The Kutupalong Rohingya Camp

It was surreal to visit the Kutupalong, Balukhali Rohingya Refugee complex in Cox Bazar, the largest refugee camp in the world. By April 2019 it was estimated that over 900,000 had reached the District, displaced from the Rakhine State of Myanmar in the aftermath of the ethnic cleansing agenda and in November 2019 the numbers have increased.It’s been more than two years in the camps for most of them. Now they carry a ne犀利士
w political identity-Forcefully Displaced Myanmar Nationals (FDMN). They still have not been accorded the identity “Refugee” as yet. It seems it would either take time, or never accorded until political negotiations and diplomatic dialogues are completed between the host nation-Bangladesh, home Nation-Myanmar, lobbying by other nation states and the United Nations instruments.

The Camp looks more organized with payments (some stretches still being completed and some repaired) bamboo matted walls, water sources (with water purifiers), toilets, bathing spaces, solar lighting, LPG gas, etc. It gives a bit more settled look and feel than my previous visit two years ago! Some have begun to express their entrepreneurship by starting small businesses inside the camp, and a few on the margins. At permissible levels, they even engage in livelihood activities.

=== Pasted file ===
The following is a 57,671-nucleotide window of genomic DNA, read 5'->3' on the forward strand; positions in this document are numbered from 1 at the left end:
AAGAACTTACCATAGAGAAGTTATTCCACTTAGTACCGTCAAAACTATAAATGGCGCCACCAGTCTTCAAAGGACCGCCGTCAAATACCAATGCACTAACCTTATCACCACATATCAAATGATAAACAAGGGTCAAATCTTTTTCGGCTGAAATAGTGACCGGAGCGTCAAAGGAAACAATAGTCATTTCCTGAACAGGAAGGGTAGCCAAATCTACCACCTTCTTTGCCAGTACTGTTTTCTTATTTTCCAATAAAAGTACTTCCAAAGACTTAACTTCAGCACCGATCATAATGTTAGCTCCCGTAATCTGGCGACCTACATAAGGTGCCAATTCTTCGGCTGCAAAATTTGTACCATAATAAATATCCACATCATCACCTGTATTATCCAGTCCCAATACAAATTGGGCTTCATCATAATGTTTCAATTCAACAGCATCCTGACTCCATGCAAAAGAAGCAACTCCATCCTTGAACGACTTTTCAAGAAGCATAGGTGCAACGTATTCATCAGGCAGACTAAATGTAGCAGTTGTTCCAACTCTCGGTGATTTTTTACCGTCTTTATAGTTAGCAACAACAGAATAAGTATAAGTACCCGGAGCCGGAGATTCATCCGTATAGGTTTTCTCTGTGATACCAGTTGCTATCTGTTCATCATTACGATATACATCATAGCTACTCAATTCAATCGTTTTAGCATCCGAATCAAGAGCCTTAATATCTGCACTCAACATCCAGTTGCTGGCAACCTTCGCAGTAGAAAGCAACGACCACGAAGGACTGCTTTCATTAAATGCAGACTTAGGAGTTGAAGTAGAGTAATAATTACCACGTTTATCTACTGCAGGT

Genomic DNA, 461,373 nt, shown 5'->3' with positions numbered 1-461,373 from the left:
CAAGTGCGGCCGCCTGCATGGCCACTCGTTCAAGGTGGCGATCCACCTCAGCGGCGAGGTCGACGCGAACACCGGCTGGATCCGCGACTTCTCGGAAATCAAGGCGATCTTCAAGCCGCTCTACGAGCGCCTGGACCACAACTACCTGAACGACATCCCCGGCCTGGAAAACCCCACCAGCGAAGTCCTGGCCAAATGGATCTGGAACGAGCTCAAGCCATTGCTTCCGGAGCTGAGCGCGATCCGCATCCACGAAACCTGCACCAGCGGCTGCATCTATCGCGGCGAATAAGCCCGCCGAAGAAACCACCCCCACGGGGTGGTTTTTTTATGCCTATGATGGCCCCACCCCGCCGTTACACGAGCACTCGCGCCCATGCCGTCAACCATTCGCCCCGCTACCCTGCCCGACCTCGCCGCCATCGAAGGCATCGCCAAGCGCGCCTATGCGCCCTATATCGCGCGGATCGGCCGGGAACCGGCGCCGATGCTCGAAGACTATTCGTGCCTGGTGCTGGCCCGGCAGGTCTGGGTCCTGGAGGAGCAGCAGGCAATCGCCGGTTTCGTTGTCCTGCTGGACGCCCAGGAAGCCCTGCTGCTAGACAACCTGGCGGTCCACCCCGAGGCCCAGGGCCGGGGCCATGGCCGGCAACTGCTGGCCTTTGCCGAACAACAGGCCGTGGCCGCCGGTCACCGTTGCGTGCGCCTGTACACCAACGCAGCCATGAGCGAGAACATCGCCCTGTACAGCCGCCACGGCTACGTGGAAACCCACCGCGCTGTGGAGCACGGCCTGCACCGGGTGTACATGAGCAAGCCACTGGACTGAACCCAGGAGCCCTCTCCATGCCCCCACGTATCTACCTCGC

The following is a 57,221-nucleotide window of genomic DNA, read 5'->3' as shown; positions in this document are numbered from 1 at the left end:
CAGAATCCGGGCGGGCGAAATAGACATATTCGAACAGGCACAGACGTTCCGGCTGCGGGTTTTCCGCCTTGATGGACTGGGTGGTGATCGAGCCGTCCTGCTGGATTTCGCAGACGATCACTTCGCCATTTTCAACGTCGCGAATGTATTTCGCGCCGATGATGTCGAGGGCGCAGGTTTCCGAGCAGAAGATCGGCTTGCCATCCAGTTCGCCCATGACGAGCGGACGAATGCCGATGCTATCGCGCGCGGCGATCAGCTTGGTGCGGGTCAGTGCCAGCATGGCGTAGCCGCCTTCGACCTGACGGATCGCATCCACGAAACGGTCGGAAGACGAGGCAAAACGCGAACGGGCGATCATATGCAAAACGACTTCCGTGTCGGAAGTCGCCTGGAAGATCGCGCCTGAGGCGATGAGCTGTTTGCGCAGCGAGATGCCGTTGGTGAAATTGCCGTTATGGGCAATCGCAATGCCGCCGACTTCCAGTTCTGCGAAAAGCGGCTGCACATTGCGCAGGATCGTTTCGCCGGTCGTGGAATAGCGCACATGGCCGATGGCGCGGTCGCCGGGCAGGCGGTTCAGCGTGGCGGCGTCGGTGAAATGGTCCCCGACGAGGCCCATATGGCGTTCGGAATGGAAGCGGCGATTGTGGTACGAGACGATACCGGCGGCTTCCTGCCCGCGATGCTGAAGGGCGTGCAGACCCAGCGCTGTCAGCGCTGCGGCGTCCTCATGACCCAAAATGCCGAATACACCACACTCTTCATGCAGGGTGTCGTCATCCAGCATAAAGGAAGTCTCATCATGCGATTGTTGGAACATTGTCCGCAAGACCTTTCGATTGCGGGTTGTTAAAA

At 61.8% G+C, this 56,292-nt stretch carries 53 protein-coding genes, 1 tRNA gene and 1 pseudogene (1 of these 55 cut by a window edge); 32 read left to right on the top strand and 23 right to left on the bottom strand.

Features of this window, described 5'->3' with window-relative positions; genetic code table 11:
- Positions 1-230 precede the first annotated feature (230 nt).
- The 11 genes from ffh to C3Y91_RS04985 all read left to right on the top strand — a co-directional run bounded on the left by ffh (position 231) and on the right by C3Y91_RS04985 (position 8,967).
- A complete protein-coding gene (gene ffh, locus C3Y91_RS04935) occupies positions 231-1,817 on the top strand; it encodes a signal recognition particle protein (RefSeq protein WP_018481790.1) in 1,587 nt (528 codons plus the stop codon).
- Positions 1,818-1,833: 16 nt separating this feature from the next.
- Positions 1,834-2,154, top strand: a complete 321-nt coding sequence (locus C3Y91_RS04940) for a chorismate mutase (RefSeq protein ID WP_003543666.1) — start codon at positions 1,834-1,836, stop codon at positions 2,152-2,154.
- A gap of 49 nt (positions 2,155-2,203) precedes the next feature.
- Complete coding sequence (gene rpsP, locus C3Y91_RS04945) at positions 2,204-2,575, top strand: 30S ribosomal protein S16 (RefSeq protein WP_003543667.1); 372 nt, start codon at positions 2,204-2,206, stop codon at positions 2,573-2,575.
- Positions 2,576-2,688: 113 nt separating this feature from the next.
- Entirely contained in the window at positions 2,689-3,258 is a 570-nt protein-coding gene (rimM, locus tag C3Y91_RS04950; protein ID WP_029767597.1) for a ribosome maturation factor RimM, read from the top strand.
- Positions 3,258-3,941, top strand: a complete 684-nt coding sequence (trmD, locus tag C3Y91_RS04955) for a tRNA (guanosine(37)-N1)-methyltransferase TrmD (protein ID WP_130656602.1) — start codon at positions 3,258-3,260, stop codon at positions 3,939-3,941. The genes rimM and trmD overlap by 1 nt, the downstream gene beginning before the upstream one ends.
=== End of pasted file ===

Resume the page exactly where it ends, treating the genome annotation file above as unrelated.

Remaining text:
The challenges to the UNHCR and the other UN agencies continue to be Food security and assistance, Protection and Accountability, Nutrition, Livelihoods, WASH/ Health, Energy, dealing with Gender based violence, child protection and protection/security as critical issues.

ELCA implementing partner through the ACT Alliance Appeal, CCDB (Christian Commission for Development in Bangladesh (CCDB) continues to be present and engaged. Through their Rohingya Response Project in two unions- Rajapalong & Palongkhali, their current activities in the camps include Protection, distribution of Non-Food Items, engaged in WASH (Water, Sanitation and Hygiene), Disaster Risk Reduction and Livelihood. One of the marked differences after two years is the inclusion and work among the Host Community in the area in most activities, particularly the livelihood component. Among other things, we also visited the Child Friendly Space (CFS), its management and the way its run. This activity and the space, is a sanctuary for the children who spend time the whole day, protected from potential abuse, violence, and also with the possibilities of learning and enjoying time with other children. Another cutting-edge activity of CCDB in the WASH component is the Hygiene promotion sessions among communities, tube well installations, construction of bathing space, toilet installations, toilet desludging and faecal sludge management (FSM), with a strong Gender focus.

Being considered a stateless ethnic group, they will continue to be a ‘people’ without legitimate identity, without political representation for the sake of advocacy in their own country. What the communities still hope for is to return home!! Will they welcomed back!What will work: repatriation, re-settlement, rehabilitation, or what!! The anxieties, the fears and uncertainties continue, and we look for strategic responses to the human predicament in the Camps!

With your prayers and support the ELCA continues to be engaged for transformation, advocacy and seeking policy changes!


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